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NATION POLITICS ESSENTIAL WASHINGTON

Ahead of their convention, the Democratic Party chair is under fire.

  • Debbie Wasserman Schultz says she's resigning effective at the end of the convention
  • Hillary Clinton has all kinds of policy positions, and that's the problem
  • In their first rally as running mates, Clinton and Tim Kaine assail Donald Trump as unfit to lead
  • Ohio Gov. John Kasich continues feud with Trump, suggesting he can't win the must-carry state
  • Florida, the backdrop this weekend for the newly minted Democratic ticket, is also critical this fall

Trump doubles down on NATO pullback, slaps at GOP Senate Leader McConnell for second-guessing him

Donald Trump reiterated his call for the U.S. to pull back from its commitment to NATO and said the Republican leader of the Senate was wrong to ascribe the proposal to "a rookie mistake."

"He's 100% wrong. OK?" Trump said in an interview aired Sunday on NBC's "Meet the Press." "He's 100% wrong if he said that."

Trump shocked many in the country's defense and foreign policy establishment when he said Wednesday in a New York Times story that, as commander in chief, he would not automatically come to the defense of America's NATO allies if they were attacked.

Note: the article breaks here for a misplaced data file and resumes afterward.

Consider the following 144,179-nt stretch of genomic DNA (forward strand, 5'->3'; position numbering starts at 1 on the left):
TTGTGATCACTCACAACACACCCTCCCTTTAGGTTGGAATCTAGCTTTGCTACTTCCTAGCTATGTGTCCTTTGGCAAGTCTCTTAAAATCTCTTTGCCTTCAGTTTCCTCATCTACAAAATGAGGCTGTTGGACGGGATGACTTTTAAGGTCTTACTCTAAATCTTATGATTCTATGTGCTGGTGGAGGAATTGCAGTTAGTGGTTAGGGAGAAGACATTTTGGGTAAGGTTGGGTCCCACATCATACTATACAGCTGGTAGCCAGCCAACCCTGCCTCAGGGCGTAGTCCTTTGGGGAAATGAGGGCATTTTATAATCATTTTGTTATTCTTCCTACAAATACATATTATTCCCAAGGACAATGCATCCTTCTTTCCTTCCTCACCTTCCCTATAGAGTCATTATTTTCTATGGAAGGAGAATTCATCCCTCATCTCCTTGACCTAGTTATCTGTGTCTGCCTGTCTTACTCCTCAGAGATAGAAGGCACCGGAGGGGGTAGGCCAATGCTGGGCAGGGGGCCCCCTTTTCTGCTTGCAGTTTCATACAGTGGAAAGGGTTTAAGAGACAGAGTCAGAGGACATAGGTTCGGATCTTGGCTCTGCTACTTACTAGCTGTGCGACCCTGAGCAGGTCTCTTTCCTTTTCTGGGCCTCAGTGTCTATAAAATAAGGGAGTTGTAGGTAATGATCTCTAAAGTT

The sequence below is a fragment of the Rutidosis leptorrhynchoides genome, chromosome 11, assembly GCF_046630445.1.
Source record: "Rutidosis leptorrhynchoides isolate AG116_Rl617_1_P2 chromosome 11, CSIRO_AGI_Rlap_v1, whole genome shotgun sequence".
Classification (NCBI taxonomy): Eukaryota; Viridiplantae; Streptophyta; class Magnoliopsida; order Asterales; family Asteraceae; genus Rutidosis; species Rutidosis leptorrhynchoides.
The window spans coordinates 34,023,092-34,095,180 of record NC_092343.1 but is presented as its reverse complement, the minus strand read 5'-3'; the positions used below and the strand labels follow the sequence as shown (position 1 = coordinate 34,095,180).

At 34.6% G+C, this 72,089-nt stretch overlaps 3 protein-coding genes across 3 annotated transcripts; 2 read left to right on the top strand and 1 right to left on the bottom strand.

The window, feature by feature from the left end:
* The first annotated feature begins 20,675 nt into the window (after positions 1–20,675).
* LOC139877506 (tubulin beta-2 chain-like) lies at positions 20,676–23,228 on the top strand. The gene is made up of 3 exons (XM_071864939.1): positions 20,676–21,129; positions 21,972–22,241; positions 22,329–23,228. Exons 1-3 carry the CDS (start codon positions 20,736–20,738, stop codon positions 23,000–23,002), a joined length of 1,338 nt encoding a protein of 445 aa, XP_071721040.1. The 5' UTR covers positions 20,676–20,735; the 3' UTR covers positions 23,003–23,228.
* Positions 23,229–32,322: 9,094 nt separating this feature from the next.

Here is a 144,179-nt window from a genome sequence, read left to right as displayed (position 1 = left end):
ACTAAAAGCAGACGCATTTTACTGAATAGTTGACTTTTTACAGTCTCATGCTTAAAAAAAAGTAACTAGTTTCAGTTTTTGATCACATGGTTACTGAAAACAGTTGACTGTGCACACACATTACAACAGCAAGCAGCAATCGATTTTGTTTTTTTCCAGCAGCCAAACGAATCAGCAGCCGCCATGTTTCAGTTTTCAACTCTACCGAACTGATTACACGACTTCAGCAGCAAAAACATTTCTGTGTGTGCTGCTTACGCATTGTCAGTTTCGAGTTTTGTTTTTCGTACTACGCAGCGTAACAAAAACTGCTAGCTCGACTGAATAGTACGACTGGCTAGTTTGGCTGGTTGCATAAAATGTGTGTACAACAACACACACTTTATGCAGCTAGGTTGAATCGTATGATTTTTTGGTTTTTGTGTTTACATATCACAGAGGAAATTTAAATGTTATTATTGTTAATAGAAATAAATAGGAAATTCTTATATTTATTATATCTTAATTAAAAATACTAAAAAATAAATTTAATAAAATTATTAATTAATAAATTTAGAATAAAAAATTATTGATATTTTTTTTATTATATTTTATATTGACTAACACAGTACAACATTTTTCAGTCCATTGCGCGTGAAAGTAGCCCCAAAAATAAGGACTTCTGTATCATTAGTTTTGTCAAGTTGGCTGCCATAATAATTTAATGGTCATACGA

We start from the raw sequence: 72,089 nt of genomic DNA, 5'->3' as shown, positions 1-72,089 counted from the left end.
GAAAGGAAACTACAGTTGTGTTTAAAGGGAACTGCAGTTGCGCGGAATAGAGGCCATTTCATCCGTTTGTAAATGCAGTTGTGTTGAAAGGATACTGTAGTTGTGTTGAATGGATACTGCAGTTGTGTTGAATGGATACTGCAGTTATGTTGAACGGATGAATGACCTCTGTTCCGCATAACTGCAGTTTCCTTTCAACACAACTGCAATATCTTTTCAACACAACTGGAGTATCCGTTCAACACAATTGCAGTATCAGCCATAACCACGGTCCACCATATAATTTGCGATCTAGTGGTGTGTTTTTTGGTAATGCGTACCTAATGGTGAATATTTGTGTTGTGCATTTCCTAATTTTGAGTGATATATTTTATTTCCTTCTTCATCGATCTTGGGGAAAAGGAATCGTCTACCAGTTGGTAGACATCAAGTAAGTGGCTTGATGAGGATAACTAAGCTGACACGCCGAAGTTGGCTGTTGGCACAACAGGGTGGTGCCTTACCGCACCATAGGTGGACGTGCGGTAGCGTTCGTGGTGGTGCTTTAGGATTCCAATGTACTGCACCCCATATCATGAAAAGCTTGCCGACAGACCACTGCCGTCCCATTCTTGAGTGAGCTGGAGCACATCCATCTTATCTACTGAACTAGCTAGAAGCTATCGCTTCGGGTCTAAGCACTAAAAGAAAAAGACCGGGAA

The assurance of such all-for-one assistance is a fundamental underpinning of the defense pact between the U.S and key allies.

Senate Majority Leader Mitch McConnell of Kentucky, who had given a less-than-rousing speech in support of Trump's nomination at the Republican National Convention, responded by suggesting the remark showed the political neophyte's inexperience and the need for guidance  from more seasoned lawmakers.

"Frankly it's sad," Trump said. "We have NATO, and we have many countries that aren't paying for what they're supposed to be paying, which is already too little, but they're not paying anyway. And we're giving them a free ride or giving them a ride where they owe us tremendous amounts of money. "

Trump defended a portion of his convention speech in which he painted an unsparingly bleak portrait of the country and suggested he alone could fix it.

He said he was simply comparing himself to Hillary Clinton, the presumptive Democratic nominee.

"We know Hillary and we look at her record," Trump said. "Her record has been a disaster. And I am running against Hillary. It's not like I'm running against the rest of the world."

"I know people that are very, very capable that could do a very good job," Trump added, "but they could never get elected."

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